Playa to plaza

Nonprofit wants to display artwork from Burning Man in Rancho Cordova

By Ed Fletcher

Imagine you and your best buds touring a vast field of free interactive art exhibits. There is a three-story “head maze” to explore, a stairway of floating stone steps to climb and a temple made of recyclables to examine.

This isn’t a dream. This is Burning Man.

In addition to all the other things you’ve heard about the one-week event in the Nevada desert, it’s the world’s largest outdoor art gallery with 400 pieces spread over a vast open area referred to as the “playa” (Spanish for the beach).

While Burning Man Project, the nonprofit organization that produces the event, partially funds a small percentage of the art, more than 80% of the artists self-fund their projects or use crowd-funding campaigns. As many people know, “The Man” and “Temple” art structures burn at the end of the week. What many people don’t know is that the vast majority of works created for Burning Man are taken home by the artists. While a handful have found long-term or temporary placement as public art in San Francisco, San Jose, Las Vegas and Reno, the vast majority are hidden from the public.

Sacramento Valley Spark, a nonprofit inspired by the 10-principles of Burning Man, is working to place interactive art created for Burning Man within the region and to open the “Sacramento Playa Art Park” in Rancho Cordova this fall.

Rancho Cordova cares about art and creating opportunities for its residents. On Feb. 3, Sacramento Valley Spark received a $16,000 ceremonial check from the city’s 2019-20 community enhancement fund. The allocation will fund preliminary work developing the project and our July 25 summer arts celebration “Summer Spark,” which is expected to raise thousands of dollars towards the art park.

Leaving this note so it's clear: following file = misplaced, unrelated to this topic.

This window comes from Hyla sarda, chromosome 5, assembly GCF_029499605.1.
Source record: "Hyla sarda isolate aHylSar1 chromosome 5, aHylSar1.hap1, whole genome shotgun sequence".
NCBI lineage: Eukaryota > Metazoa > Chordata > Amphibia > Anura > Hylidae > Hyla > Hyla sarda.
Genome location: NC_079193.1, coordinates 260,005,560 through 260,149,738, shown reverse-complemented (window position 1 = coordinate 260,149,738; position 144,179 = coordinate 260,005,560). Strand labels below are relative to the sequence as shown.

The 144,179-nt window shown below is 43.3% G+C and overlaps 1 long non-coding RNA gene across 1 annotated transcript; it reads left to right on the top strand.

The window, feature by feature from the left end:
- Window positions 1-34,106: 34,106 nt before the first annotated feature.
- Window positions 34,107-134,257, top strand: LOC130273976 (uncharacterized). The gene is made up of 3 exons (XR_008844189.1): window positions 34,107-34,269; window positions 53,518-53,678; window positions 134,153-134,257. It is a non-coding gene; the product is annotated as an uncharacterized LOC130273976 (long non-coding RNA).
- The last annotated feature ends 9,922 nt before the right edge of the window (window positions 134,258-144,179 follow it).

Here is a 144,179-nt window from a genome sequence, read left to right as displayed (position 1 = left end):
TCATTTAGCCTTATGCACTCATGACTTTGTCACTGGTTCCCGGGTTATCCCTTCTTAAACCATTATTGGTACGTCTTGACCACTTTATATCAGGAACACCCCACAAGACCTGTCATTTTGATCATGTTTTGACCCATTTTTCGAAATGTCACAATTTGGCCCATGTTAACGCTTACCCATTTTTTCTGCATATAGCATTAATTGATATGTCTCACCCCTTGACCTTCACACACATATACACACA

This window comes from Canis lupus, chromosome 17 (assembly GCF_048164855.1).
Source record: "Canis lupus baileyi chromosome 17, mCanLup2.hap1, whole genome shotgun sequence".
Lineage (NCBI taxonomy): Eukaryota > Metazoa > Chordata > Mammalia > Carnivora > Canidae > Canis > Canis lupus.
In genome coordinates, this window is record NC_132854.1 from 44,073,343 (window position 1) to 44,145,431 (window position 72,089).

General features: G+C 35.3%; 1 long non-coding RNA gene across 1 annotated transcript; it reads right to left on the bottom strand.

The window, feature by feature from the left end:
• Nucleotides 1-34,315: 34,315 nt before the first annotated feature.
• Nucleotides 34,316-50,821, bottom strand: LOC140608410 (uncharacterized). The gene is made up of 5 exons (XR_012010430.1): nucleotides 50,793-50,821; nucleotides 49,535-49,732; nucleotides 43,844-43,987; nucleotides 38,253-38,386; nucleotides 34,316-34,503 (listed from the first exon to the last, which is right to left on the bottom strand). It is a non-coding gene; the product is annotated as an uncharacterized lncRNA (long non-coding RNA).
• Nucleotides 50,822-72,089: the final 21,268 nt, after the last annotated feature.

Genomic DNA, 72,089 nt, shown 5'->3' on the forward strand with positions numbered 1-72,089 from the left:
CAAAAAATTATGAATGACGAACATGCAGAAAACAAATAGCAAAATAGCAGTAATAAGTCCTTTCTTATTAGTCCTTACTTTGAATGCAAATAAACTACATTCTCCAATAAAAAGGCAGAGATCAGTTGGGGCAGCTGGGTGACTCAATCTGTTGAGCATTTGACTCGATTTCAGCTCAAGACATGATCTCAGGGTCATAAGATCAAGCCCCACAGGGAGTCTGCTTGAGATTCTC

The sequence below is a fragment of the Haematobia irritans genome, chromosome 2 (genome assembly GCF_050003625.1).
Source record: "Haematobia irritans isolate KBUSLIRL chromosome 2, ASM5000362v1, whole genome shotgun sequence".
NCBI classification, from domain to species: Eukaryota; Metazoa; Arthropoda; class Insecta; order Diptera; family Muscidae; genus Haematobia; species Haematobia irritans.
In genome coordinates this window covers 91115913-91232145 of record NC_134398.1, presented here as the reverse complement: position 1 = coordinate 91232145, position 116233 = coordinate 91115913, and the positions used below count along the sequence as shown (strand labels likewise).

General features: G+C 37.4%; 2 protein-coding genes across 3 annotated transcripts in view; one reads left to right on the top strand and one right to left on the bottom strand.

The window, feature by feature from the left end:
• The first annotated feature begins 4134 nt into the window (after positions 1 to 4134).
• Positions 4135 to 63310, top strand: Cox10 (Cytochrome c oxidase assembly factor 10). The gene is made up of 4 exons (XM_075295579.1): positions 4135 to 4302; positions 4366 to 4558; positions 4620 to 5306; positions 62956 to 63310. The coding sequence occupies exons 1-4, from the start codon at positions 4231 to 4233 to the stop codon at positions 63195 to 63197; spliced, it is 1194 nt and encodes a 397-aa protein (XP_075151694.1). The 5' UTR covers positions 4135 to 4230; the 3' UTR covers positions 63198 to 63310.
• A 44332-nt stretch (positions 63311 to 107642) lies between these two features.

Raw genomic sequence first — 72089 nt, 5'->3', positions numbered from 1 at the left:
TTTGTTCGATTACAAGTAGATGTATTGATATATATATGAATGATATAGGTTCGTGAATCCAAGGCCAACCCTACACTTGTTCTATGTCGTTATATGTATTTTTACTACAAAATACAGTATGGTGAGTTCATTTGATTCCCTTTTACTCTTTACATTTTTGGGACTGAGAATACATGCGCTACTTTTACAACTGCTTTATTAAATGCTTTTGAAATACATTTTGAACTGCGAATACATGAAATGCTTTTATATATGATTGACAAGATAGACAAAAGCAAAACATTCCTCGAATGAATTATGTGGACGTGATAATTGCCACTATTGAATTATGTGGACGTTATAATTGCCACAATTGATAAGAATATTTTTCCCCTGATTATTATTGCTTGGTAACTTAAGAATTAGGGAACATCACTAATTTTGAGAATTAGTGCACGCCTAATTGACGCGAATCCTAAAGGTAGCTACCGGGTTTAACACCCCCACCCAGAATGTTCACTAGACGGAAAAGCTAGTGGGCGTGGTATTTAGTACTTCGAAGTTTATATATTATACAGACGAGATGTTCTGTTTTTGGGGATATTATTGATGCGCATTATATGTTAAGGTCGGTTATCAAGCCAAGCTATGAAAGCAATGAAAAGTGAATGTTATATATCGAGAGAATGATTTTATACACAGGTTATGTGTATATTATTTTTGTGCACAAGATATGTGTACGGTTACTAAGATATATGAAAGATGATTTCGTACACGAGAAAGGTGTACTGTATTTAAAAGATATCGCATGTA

While the one-day event will offer art, mutant vehicles, music and food trucks, the one-year installation aims to take a vacant property and turn it into a vibrant amenity for the community—a place that inspires the old and young to dream, that encourages us to be our truest selves and that invites us to participate in making our community a better place.

We envision a space with six to eight car-sized one-year exhibits, with three to four shorter-term art experiences that emphasize local participation, including chalk exhibitions, walls to spray paint and perhaps flower art.

Sacramento Valley Spark will host quarterly gatherings at the location to further showcase “Burner” culture and creations on an accessible scale. However, true success in creating community space is seeing existing and spontaneous groups—poets, Pokemon enthusiasts and others—use the space in imaginative ways. That’s when it becomes “ours.”

Ed Fletcher is a Sacramento documentary filmmaker and board president of Sacramento Valley Spark.

Sacramento Valley Spark will work to find permanent homes for the art, but at the end of the one-year engagement, the Sacramento Playa Art Park moves on and the space takes on a future life shaped by our positive human interactions.

Creating this transformative space will not be cheap or easy. We need to secure the site, prepare the site, find the artwork, pay the artists, transport and mount the work and many other steps. Rancho Cordova’s support is a start, but we’re asking for corporate, community and private support.

We’re asking the Rancho Cordova and surrounding community to embrace this project as we transport a taste of Burning Man playa-to-plaza, minus the dust.

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